stringent test. You never win, you never ‘prove’ your theory, but if as
time goes on your theory is the simplest, best explanation that fits
*every* available observed fact, it will become accepted as the champion
theory, until it fails and is altered or replaced.
Compare this to the way just about every religion operates; they all
have a story (not a theory) to explain the world as it is, but not one
of them makes any effort to falsify their own story. If anyone else
comes up with evidence to contradict the story, they deny the data or
they retreat to “it’s a metaphor”. not to be taken literally.
In many cases the accepted holy scriptures contain data which turns out
to be falsifiable anyway – an example would be the Judeo-Christian
genealogical chronology, which would logically set the age of the world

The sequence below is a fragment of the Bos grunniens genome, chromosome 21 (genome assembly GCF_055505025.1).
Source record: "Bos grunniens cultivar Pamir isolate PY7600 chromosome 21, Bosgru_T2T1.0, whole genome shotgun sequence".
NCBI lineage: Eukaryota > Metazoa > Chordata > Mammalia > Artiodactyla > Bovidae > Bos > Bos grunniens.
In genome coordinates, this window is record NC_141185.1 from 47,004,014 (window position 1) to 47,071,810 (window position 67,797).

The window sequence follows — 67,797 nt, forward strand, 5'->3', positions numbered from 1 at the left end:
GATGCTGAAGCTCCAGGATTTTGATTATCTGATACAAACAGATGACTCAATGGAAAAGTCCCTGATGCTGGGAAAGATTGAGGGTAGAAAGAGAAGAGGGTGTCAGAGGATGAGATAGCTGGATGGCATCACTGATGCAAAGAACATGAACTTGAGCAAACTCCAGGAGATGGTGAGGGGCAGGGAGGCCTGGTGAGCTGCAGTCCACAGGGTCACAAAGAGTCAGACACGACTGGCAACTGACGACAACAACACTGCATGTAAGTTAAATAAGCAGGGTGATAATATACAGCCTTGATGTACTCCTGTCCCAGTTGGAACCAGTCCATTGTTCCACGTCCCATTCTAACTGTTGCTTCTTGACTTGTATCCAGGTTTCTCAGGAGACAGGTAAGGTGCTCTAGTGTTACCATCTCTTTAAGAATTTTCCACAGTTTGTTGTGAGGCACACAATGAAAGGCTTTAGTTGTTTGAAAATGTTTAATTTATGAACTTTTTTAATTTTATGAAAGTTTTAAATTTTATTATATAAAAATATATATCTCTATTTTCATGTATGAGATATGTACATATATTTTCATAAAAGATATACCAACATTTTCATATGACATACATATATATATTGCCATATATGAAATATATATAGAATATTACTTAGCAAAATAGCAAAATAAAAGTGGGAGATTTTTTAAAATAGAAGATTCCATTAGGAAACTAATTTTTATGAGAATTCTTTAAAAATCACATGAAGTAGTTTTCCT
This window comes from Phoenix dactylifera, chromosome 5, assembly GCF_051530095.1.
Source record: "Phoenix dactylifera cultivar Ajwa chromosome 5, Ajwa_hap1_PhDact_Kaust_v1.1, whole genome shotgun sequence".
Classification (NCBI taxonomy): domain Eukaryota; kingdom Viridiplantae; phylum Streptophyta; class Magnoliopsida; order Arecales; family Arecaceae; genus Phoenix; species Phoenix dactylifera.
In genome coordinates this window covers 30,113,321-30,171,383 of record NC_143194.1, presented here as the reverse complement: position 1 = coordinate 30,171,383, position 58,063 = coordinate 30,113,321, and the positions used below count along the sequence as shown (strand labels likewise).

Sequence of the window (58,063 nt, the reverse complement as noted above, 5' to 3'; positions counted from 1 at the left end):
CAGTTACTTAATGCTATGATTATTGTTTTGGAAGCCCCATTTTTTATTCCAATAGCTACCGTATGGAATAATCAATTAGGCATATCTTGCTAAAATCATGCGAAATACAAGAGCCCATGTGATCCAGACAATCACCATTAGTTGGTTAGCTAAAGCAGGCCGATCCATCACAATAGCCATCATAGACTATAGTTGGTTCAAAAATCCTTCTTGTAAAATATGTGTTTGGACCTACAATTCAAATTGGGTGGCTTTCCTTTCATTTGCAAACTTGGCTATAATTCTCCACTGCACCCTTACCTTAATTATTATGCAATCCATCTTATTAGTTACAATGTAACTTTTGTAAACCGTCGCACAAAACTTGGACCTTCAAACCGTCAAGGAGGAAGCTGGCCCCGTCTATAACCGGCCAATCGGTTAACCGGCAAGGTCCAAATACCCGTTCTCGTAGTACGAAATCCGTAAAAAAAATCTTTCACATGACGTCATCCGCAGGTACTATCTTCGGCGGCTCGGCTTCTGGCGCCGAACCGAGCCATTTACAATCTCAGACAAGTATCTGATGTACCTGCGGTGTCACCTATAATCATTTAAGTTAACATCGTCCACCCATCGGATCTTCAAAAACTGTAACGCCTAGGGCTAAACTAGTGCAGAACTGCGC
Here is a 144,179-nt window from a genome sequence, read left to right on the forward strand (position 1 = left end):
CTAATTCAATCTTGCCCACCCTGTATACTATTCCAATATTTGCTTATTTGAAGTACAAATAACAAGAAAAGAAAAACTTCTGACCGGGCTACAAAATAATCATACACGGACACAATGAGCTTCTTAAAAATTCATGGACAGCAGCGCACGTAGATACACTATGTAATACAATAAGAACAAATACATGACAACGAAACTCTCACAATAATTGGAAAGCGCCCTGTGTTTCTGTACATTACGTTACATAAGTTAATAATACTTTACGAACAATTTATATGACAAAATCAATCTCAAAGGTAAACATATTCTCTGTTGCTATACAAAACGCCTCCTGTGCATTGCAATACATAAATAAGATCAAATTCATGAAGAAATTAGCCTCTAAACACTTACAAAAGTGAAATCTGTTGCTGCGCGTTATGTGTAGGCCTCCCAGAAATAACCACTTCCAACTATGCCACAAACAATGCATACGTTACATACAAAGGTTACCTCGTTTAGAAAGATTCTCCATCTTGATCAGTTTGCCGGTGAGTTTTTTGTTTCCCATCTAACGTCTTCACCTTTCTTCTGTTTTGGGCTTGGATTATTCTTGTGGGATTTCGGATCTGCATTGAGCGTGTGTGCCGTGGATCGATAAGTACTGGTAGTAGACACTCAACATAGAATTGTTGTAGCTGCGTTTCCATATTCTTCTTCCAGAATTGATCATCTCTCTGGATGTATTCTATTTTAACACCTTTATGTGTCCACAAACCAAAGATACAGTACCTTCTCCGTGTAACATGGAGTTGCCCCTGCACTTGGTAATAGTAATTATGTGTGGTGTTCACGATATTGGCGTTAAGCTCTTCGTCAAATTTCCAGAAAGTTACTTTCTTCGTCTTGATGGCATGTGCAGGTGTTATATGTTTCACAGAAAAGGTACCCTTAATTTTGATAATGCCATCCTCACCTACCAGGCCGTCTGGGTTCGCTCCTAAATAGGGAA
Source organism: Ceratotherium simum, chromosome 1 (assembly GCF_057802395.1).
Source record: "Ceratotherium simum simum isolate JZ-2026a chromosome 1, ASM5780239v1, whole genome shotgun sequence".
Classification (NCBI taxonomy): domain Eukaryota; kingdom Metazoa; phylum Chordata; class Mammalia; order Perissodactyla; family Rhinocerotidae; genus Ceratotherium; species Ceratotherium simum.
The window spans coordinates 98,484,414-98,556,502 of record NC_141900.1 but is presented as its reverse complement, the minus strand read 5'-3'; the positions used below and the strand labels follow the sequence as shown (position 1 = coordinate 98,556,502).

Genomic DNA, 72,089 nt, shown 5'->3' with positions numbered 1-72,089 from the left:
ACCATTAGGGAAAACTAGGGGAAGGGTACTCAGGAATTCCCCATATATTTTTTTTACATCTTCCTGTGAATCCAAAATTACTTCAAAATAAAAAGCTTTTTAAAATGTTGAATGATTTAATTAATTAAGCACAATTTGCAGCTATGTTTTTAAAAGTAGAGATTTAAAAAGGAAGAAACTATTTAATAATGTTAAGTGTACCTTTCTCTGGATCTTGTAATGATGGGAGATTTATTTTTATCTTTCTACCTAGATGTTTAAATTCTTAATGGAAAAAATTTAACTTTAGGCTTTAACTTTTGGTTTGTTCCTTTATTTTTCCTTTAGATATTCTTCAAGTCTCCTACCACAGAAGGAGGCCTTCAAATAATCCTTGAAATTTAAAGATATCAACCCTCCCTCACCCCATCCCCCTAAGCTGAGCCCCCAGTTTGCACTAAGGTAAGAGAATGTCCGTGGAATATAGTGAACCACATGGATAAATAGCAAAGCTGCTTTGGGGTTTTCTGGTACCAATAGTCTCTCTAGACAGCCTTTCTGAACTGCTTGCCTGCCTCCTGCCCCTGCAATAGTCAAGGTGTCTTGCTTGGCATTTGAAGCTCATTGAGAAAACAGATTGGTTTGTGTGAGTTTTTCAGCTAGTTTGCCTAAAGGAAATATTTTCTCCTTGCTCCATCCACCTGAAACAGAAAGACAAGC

at less than 10000 years. It’s hard to come up with a metaphorical
interpretation of “…and Sadoc begat Achim; and Achim begat Eliud;
and Eliud begat Eleazar; and Eleazar begat Matthan; and Matthan begat
Jacob; and Jacob begat Joseph the husband of Mary, of whom was born
Jesus, who is called Christ.” I’ve tried, but there’s no metaphor in
there, any more than there is in ” Jesus himself was … the son, so it
was thought, of Joseph, the son of Heli, the son of Matthat, the son of
Levi, the son of Melki” blah blah blah. You don’t have to go beyond
Joseph’s Dad to see the problem. If you can come up with a metaphorical
reason for saying Joseph’s Dad was Jacob one time or Heli the next then
you’re better at metaphors than I am.
I’m only picking on Judeo-Christian texts because I know them, and the
likely readership of this piece knows them. Other scriptures don’t do
any better. Name me one and I’ll find internal inconsistencies in it.
I’ll go you one better, I’ll find internal inconsistencies in accounts